About Me

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Welcome! I am teaching law at St. Petersburg State University and engaged in legal practice with the international law firm Dentons. Major part of my research is connected to virtual worlds and massive multiplayer online games (a broad field which includes Internet law, video game law, virtual law and game studies). My legal practice is focused on providing support to computer game companies. This interest derives from my passion for computer games which I consider as one of the most important cultural artifacts ever created. Please note that this blog conveys my private opinion which is not necessarily shared by any organisations I am associated with. For more formal and detailed introduction please visit my website arkhipov.info which serves more as a 'business card'.

Monday, July 22, 2013

The UK Draft Consumer Rights Bill 2013...

...has specific chapter for digital content

The deifinition 2(8) sets forth that "Digital content" means data which are produced and supplied in digital form. It is clearly open for interpretation.

Substantial matters are dealt with in Chapter 3 which  applies to a contract under which a trader provides or agrees to provide digital content to a consumer, if the digital content is provided or to be provided: (a) for a price paid by the consumer, or (b) free with goods or services or other digital content for which the consumer pays a price.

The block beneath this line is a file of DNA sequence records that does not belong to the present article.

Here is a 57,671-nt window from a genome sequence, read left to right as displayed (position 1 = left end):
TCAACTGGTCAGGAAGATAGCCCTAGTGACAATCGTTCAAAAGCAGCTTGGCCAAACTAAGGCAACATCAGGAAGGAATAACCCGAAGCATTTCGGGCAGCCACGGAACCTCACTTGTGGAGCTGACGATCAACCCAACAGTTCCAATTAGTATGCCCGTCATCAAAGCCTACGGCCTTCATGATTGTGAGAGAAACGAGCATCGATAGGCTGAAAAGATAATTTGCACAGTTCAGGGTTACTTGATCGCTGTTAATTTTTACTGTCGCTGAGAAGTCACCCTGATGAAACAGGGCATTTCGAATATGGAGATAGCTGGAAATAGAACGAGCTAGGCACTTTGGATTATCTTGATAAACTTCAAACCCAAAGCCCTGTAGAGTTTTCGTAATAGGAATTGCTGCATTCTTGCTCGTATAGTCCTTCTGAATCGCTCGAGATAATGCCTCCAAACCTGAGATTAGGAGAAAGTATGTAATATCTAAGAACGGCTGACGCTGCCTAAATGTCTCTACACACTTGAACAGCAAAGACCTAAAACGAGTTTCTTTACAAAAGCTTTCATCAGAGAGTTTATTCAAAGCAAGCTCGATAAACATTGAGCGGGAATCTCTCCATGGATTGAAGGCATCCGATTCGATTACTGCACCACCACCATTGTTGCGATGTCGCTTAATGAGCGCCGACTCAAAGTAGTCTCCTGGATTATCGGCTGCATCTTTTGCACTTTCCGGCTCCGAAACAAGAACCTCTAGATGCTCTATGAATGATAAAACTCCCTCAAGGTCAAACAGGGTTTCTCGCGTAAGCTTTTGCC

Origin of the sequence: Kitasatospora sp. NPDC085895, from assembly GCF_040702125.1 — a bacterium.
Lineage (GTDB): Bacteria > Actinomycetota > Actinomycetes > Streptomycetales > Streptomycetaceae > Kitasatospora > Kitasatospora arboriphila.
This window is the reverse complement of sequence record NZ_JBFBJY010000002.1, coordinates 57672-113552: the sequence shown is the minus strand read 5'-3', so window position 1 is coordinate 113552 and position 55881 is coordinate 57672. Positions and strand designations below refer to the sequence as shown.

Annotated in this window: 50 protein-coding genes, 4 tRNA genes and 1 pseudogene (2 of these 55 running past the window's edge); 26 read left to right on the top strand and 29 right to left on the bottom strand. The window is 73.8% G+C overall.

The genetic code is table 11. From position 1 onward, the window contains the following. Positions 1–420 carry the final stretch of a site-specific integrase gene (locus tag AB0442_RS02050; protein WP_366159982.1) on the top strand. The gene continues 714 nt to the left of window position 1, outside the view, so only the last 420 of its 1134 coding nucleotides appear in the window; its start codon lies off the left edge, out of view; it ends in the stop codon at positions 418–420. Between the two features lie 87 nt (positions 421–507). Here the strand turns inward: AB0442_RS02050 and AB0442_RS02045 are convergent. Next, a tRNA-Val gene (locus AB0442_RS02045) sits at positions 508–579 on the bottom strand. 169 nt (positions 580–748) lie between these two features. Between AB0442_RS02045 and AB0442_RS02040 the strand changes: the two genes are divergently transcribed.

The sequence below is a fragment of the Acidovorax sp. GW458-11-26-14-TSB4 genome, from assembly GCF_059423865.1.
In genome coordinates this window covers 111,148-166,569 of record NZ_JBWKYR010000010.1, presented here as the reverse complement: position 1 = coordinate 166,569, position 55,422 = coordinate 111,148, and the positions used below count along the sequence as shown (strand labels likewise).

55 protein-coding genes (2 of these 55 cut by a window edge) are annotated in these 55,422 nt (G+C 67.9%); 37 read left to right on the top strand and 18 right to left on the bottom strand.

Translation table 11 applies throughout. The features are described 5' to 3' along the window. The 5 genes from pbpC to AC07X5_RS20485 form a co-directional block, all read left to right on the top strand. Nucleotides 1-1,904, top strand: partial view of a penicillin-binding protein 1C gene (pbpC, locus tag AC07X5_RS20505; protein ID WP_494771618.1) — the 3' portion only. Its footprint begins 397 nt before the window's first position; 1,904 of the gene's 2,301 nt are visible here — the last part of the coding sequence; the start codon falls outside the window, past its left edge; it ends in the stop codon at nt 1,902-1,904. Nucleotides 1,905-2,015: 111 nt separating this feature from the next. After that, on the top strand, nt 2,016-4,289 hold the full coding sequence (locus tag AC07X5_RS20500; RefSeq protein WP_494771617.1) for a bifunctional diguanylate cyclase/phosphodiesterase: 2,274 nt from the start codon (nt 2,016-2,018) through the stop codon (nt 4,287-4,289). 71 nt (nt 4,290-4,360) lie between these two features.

The Draft Bill and associated documents are available here.

Sunday, July 21, 2013

Real-To-Virtual Time Ratio

Modern MMORPG providers rely on audience which is able to invest real money in online games, especially if it is a kind of free-to-play (not necessarily 'pay-to-win') project. 

Conversely, people who play online games and are able to pay for virtual goods without substantial harm to their wallet (such as myself) are looking for those MMORPGs which can provide maximum gaming value for each penny invested.

FINCEN's Virtual Currency Guidance

The U.S. Financial Crimes Enforcement Network publishes its Guidance on Virtual Currency. I have got the link from PillsburyLaw.

Razer Naga...

...has improved my MMORPG performance as I notice after two months of using it. Although I would not say 'drastically': my usual keymapping involved 'alt', 'shift' and 'ctrl'-ing the buttons around WASD (which is '1' - 'c' from the upper left to the bottom right corner) before this, so the new mouse allowed me just to put less stress on the left hand. And I agree with Dr. Bartle who admits that the thumb buttons could do more than reflect either keyboard number line or numpad.

Hooray! My first authentic picture. Feel free to use it with a link to this blog.

Saturday, July 20, 2013

Do Games Attract With Predictability?

Computer games can be viewed as mathematical models. In many cases - mathematical models of 'real' life, a kind of abstraction. And although random number generator is used now and then, a game is often a closed system where a player can get perfectly forseeable results. Well, at least much more foreseeable than in 'reality'. 

May it be that predictability is one of the main things sought for in computer games, though often unconsiously?

Boss rewards you get in MMORPGs are random, but you know in advance how the game is designed.
And in most cases you know that you get at least something.

Thursday, July 18, 2013

It Is Dangerous To Go Alone...

...when you venture into the realm of virtual world research.

Take this:

I reasonably hope that Dr. Bartle and/or publisher won't sue me for what is effectively a free advertisement

This book is available, for instance, at Amazon, and it is worth every 1/100 of your national currency whatever the standpoint from which you research virtual worlds is.